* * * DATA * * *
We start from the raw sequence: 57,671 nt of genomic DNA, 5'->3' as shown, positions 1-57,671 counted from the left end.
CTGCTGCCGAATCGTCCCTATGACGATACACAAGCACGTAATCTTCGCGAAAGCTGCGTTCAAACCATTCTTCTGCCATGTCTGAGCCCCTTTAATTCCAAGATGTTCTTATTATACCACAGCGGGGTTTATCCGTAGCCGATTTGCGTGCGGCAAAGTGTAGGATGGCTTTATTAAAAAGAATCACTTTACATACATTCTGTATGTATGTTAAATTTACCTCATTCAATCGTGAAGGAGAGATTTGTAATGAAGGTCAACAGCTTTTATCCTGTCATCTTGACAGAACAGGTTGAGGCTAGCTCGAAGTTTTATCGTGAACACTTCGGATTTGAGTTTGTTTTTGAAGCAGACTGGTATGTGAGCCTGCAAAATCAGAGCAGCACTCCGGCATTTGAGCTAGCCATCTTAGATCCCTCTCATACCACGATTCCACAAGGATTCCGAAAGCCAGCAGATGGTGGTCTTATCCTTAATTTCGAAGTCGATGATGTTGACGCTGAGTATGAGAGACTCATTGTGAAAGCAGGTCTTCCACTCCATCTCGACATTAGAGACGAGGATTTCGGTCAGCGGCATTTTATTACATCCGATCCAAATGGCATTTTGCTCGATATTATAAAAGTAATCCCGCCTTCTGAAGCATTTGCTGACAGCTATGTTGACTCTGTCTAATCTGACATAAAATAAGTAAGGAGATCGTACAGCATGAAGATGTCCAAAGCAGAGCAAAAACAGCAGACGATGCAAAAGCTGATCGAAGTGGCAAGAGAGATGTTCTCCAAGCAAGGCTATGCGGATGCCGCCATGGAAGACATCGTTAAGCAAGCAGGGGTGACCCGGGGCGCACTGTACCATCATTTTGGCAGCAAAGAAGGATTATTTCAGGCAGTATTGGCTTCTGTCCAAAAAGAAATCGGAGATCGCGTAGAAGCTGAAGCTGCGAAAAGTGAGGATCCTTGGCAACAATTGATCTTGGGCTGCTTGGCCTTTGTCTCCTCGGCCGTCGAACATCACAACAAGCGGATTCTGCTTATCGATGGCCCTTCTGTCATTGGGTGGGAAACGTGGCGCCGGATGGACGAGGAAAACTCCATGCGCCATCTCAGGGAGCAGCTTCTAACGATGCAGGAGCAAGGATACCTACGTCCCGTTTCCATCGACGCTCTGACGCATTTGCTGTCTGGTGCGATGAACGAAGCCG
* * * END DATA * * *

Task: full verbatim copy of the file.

We start from the raw sequence: 57,671 nt of genomic DNA, 5'->3' as shown, positions 1-57,671 counted from the left end.
CTGCTGCCGAATCGTCCCTATGACGATACACAAGCACGTAATCTTCGCGAAAGCTGCGTTCAAACCATTCTTCTGCCATGTCTGAGCCCCTTTAATTCCAAGATGTTCTTATTATACCACAGCGGGGTTTATCCGTAGCCGATTTGCGTGCGGCAAAGTGTAGGATGGCTTTATTAAAAAGAATCACTTTACATACATTCTGTATGTATGTTAAATTTACCTCATTCAATCGTGAAGGAGAGATTTGTAATGAAGGTCAACAGCTTTTATCCTGTCATCTTGACAGAACAGGTTGAGGCTAGCTCGAAGTTTTATCGTGAACACTTCGGATTTGAGTTTGTTTTTGAAGCAGACTGGTATGTGAGCCTGCAAAATCAGAGCAGCACTCCGGCATTTGAGCTAGCCATCTTAGATCCCTCTCATACCACGATTCCACAAGGATTCCGAAAGCCAGCAGATGGTGGTCTTATCCTTAATTTCGAAGTCGATGATGTTGACGCTGAGTATGAGAGACTCATTGTGAAAGCAGGTCTTCCACTCCATCTCGACATTAGAGACGAGGATTTCGGTCAGCGGCATTTTATTACATCCGATCCAAATGGCATTTTGCTCGATATTATAAAAGTAATCCCGCCTTCTGAAGCATTTGCTGACAGCTATGTTGACTCTGTCTAATCTGACATAAAATAAGTAAGGAGATCGTACAGCATGAAGATGTCCAAAGCAGAGCAAAAACAGCAGACGATGCAAAAGCTGATCGAAGTGGCAAGAGAGATGTTCTCCAAGCAAGGCTATGCGGATGCCGCCATGGAAGACATCGTTAAGCAAGCAGGGGTGACCCGGGGCGCACTGTACCATCATTTTGGCAGCAAAGAAGGATTATTTCAGGCAGTATTGGCTTCTGTCCAAAAAGAAATCGGAGATCGCGTAGAAGCTGAAGCTGCGAAAAGTGAGGATCCTTGGCAACAATTGATCTTGGGCTGCTTGGCCTTTGTCTCCTCGGCCGTCGAACATCACAACAAGCGGATTCTGCTTATCGATGGCCCTTCTGTCATTGGGTGGGAAACGTGGCGCCGGATGGACGAGGAAAACTCCATGCGCCATCTCAGGGAGCAGCTTCTAACGATGCAGGAGCAAGGATACCTACGTCCCGTTTCCATCGACGCTCTGACGCATTTGCTGTCTGGTGCGATGAACGAAGCCG